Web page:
Sen. Joe Addabbo introduced a bill Thursday to authorize iGaming in New York.
If passed, iGaming offerings would include any slot or table game (blackjack, roulette, poker) suitable for online use as determined by the New York State Gaming Commission. The act would also take effect immediately.
“It’s a starting point,” Addabbo told PlayNY.
Highlights of the bill include:
- Two online skins for each license holder, composed of casinos and tribes
- 25% tax rate (promotional play deductible)
- Master license fees will cost $2 million (plus $10 million for each online skin)
- $11 million in additional funding for gambling addiction
- Casinos will house servers
Online casino bill introduced in New York
The bill — 8412 — projects that New York would receive an estimated $475 million annually in tax revenue, plus $150 million in one-time licensing fees from casinos, operators and independent contractors looking to conduct business in the state.
“That’s the potential that a New York population and fan base brings,” Addabbo said of the massive numbers. “The potential is there.”
Seven states — including neighboring New Jersey, Pennsylvania and Connecticut — have authorized interactive gaming that includes online casinos. Last year, iGaming revenues exceeded $1 billion in both NJ and PA. That generated around $120 million in tax revenues for each state.
As of now, New Yorkers can only play casino games in-person at the four upstate commercial and other tribal casinos.
Legal online sports betting in New York launched Jan. 8, leading to $2.81 billion in handle through Feb. 20 and $91.4 million in tax revenue for the state. New York sportsbooks pay a US-high 51% tax rate and also have promotional play taxed. The regulations for iGaming are very different.
“It’s a different animal,” Addabbo replied when asked about the differences between online sports betting and iGaming.
“I don’t think (adjusting the 51% tax rate) is going to be spoken of any time soon,” Addabbo said, though the senator added he would be potentially amenable to a conversation about not taxing promotional deductions for online sports betting down the road.
Will NY online gambling bill pass?
Addabbo is generally an optimist, though he didn’t sound overly confident that the iGaming bill would pass this legislative session. The NYS budget is due April 1.
“I was a betting man, who knows,” Addabbo said. “What we should do certainly, minimally, is start the conversation and see where it goes from there. I’m more optimistic and appreciative of the Gov. Hochul Administration that’s at least willing to talk about these issues.”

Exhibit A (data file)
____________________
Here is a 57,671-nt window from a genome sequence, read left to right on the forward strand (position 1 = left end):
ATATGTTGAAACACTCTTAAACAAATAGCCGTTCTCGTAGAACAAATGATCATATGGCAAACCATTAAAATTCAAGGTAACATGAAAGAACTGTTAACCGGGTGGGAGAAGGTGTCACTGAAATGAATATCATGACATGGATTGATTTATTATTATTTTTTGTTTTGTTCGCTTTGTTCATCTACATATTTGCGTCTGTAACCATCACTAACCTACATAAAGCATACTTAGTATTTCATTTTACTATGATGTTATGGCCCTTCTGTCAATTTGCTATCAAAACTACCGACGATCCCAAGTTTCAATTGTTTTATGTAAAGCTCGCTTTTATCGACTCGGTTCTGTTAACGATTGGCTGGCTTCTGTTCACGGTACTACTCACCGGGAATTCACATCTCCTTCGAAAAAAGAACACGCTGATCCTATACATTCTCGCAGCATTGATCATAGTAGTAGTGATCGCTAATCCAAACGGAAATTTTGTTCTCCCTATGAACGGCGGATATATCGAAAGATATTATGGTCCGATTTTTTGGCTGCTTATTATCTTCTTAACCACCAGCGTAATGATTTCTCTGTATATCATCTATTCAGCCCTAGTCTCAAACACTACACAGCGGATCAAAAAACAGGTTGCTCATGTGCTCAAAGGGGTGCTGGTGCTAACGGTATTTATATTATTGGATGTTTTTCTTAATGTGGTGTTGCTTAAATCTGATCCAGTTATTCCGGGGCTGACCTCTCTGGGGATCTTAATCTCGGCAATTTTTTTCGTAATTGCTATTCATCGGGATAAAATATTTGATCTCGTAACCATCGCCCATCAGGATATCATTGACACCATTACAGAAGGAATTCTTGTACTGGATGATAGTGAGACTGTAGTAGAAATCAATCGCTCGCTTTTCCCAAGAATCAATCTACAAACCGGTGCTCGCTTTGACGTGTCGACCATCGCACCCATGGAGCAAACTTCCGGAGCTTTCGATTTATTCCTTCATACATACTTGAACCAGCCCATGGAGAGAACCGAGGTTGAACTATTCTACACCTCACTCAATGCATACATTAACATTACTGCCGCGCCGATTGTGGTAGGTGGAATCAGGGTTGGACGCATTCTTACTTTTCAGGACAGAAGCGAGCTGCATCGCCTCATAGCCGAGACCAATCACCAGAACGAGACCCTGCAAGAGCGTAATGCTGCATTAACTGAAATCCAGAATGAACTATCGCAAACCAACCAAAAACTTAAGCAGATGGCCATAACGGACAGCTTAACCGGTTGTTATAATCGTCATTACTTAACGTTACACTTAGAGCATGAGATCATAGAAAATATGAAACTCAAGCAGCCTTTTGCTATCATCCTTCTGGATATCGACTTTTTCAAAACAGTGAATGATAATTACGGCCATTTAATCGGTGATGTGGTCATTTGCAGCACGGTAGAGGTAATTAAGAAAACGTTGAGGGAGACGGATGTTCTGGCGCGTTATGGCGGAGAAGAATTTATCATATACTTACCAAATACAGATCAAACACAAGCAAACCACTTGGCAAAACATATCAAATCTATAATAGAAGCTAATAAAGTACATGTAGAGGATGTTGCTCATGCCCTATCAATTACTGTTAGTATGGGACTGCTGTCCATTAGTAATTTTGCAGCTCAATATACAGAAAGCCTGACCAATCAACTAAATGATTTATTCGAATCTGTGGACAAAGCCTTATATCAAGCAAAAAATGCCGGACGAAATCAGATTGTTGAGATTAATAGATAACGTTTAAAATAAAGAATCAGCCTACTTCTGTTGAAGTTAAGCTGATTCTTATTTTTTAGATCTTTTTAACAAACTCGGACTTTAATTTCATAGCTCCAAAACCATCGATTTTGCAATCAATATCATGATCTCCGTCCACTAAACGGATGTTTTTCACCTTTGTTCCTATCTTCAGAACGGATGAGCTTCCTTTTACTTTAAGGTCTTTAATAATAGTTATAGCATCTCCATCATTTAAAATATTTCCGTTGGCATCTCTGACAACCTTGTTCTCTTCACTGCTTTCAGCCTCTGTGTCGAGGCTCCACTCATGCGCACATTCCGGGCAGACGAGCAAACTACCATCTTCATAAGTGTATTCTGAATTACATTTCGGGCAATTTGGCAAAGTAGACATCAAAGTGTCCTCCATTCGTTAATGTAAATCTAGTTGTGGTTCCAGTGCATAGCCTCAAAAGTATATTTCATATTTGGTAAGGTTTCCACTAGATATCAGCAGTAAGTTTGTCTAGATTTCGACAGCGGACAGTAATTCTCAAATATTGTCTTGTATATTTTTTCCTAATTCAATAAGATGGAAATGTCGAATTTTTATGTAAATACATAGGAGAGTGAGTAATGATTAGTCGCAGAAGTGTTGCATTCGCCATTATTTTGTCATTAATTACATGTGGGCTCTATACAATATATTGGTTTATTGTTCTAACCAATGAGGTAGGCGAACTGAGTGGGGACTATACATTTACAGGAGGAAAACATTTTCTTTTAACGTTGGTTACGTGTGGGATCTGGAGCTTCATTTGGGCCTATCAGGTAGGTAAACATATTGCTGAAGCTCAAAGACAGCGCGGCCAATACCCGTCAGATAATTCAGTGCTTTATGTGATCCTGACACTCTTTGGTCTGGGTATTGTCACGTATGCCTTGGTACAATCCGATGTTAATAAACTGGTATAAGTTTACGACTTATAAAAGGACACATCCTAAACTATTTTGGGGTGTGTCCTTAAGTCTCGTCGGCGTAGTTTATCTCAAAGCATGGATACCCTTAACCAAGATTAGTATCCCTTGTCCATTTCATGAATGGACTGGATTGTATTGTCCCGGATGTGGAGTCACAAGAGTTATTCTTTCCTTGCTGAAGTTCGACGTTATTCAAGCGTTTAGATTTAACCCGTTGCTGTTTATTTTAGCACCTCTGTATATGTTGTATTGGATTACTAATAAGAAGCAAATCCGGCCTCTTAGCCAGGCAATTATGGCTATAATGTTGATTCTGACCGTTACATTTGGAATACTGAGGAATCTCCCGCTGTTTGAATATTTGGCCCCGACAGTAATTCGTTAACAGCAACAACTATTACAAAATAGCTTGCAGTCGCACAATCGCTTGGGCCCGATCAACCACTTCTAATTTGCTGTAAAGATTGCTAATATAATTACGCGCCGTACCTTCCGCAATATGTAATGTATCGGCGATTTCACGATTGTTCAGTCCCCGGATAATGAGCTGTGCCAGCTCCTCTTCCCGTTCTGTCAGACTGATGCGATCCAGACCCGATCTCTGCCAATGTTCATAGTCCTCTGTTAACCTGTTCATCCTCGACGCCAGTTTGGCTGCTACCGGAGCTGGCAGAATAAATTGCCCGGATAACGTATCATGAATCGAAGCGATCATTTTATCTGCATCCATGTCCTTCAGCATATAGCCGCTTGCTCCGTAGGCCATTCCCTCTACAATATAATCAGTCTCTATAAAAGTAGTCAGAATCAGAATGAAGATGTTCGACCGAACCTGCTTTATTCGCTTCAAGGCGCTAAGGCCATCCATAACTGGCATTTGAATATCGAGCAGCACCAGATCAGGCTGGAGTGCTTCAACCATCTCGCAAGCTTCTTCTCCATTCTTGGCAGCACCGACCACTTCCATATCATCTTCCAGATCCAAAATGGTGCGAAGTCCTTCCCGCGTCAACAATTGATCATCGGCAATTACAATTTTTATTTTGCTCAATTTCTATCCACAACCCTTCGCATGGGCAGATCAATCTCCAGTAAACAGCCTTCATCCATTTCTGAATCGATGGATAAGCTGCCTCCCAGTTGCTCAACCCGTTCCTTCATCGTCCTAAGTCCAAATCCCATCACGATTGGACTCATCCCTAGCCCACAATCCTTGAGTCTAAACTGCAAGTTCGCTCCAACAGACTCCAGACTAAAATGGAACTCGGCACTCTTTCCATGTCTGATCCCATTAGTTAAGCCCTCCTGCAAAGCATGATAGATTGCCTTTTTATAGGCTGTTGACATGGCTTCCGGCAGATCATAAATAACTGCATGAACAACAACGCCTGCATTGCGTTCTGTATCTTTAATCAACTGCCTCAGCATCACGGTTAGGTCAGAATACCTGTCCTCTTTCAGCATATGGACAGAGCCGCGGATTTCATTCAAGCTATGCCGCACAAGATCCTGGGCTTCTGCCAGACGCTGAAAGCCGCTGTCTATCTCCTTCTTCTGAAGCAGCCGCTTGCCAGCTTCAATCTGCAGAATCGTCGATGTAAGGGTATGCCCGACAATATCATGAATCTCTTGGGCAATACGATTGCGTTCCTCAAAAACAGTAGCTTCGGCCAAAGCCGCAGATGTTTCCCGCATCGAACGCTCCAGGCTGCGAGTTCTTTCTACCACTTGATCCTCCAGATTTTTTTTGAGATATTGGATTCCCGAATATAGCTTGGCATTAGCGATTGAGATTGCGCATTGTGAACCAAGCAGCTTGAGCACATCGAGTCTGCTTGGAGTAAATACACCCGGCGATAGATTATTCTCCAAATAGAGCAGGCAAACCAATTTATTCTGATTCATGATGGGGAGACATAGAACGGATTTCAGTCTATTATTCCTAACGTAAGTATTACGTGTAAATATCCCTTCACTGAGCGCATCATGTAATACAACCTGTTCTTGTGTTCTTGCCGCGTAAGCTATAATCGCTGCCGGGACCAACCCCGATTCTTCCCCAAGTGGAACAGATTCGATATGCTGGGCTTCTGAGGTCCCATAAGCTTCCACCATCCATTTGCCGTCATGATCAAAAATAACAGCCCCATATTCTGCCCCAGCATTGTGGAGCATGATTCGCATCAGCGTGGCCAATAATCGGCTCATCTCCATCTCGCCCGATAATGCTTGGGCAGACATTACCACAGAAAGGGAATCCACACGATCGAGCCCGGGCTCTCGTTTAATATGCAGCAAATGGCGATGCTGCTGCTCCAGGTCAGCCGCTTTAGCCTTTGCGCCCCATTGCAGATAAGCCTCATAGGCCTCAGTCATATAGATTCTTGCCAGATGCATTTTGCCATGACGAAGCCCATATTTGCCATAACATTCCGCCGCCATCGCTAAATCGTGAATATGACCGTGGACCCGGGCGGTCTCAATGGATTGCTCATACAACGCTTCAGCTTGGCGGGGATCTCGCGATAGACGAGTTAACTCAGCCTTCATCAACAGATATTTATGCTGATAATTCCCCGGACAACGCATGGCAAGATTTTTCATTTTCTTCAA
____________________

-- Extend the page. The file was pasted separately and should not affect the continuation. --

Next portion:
Addabbo and State Assembly counterpart Gary Pretlow continue to be aggressive in expanding gaming in the state following the Jan. 8 launch of online sports betting. And a bill to expand sports betting to include fixed-odds horse racing on the apps and in-arena/stadium/racetrack kiosks has advanced to the senate finance committee.
Local policymakers also continue to work on green-lighting three downstate casinos, which would potentially generate $2 billion in licensing fees. That includes the possibility of video lottery terminals (VLTs) Resorts World NYC (Queens) and MGM Empire City (Yonkers) becoming full casinos.
Addabbo said the intent is to have NY online poker included in the iGaming bill, “but if I find out that it needs clarification, by all means, I’ll clarify that. But it’s ‘online table games’ and poker is a table game.”
Election year also presents hurdle for passage
The bill could face opposition in what is a state election year.
“Some people may shy away from it because it’s an election year, some people may embrace it more because it means educational funds,” Addabbo said. “That’s politics of it all. But I don’t see it as politics.
“We have New Yorkers who are probably doing online gaming right now — unsafely and illegally. And I use the same discussion with mobile sports betting: If you really want to help a New Yorker who might have an addiction, you can’t because right now when they’re doing online poker or online gaming, roulette, blackjack illegally.”
By expanding online gaming with regulatory bounds, individuals who gamble illegally not only have a safer outlet for the entertainment vertical, but they also have more resources for help.
“You regulate it with all the safeguards in place and all the additional money and guess what? You can by far help a New Yorker who might have an addiction problem by regulating it in New York.
“I’m open to any conversation or amendment that would improve the bill. It’s a starting point. We’ll see how it materializes over the next four weeks. Let’s see what happens.”